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Why Worry About Your Air Chain?

Mike Pappas encourages engineers to perform an “audio audit”

Mike Pappas, vice president of business development for Orban Labs Inc., will address the topic “Why Worry About Your Air Chain?” on Sunday April 14 during the NAB Show’s Broadcast Engineering & IT Conference.

Isn’t the answer to the question obvious? Well, not always.

Mike Pappas

“We’ll be talking about the importance of taking a critical listen to your air chain from microphone through to the transmitter,” Pappas said, “an ‘audio audit,’ as it were.”

He notes that engineers famously are overworked these days, doing everything from fixing leaks in the restroom to paper jams in the copier.  But audio is the station’s key product and most important asset.

Pappas will discuss what he has seen and learned during his many station visits.

“The number one problem is having insufficient AGC drive in the processors, followed closely by cascaded processors,” Pappas said. “This can create real problems in your audio, ranging from a muddy sound to way too much compression.”

But he has come across many other problems. He rattles them off: “Unnecessary multiple D to A to A to D conversions in the air chain. Improper gain staging/clipping. Poor board op training. Wiring phase reversals. Bad mic preamps. Wrong mic selection for the announcers/room acoustics. STL problems including interference,” he said.

“Also issues with the FM exciter or transmitters. Improper antenna and combiner tuning, which degrades analog FM performance. And, on the AM side, incorrect tuning of the phasor/tuners, with sufficient symmetrical bandwidth.”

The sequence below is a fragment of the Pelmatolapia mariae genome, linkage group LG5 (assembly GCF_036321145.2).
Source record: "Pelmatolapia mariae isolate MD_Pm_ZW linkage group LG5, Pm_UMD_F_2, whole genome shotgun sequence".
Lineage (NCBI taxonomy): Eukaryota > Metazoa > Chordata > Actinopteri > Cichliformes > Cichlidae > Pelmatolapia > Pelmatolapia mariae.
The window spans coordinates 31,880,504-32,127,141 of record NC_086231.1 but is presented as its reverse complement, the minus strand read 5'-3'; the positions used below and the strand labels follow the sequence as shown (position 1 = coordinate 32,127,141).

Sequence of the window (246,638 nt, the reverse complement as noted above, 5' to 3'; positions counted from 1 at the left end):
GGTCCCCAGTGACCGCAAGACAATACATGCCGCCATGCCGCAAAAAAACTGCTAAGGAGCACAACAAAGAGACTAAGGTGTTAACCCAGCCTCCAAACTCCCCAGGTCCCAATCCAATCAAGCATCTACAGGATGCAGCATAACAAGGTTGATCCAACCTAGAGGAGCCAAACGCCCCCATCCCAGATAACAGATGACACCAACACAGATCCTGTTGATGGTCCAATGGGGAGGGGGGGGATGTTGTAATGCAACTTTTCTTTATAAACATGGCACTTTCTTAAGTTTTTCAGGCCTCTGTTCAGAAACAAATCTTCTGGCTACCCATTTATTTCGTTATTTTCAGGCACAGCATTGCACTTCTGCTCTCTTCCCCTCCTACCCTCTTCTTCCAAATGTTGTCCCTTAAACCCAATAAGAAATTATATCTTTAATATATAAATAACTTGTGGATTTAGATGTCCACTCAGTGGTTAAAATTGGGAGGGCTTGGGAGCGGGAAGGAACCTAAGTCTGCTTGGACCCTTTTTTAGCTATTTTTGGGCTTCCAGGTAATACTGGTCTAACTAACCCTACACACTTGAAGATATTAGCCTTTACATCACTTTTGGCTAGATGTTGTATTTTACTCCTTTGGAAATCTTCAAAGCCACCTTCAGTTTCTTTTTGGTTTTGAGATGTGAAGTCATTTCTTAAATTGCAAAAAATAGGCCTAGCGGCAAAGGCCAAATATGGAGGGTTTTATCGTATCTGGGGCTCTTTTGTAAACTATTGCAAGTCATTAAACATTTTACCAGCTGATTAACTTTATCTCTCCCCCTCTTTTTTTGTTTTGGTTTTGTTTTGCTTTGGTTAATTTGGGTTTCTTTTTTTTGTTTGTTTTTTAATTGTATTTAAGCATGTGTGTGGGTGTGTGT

A sample block diagram of an air chain.

Pappas says poor engineering practice can impair a station’s performance on the Nielsen Portable People Meter.

“PPM encoding needs the cleanest, highest density audio to maximize ‘endcodeability,’” he said.

“If your air chain has problems, your PPM encoder isn’t going to be doing the job it should. This could mean under-reporting of your actual listenership, which can ultimately result in lower revenues for your station when you don’t show up as well in the ratings.”

Any use of PPM “enhancers” should be judicious; if they’re turned up too high you may generate objectional artifacts that clobber your TSL by driving your listeners away.

Pappas also recommends that you listen to every part of your air chain with a good set of closed-back headphones. 

“Some things may not be working up to their potential — and you may find that some things aren’t working at all. And don’t forget the microphones.”

Because air chain problems come in all flavors. “I have found multiple compressor/limiters cascaded and hiding in closets, under bundles of cables and in telco closets,” Pappas said. “In one instance they were running a combined 40 dB of total compression! Needless to say, the station didn’t sound good.

“And there was the AM transmitter site that was wired Pin 3 hot. And another that had the feed to the backup transmitter with the polarity reversed. And then there was the resident alligator at one AM site. They nicknamed him Nicodemus. …”

[For More News on the NAB Show See Our NAB Show News Page]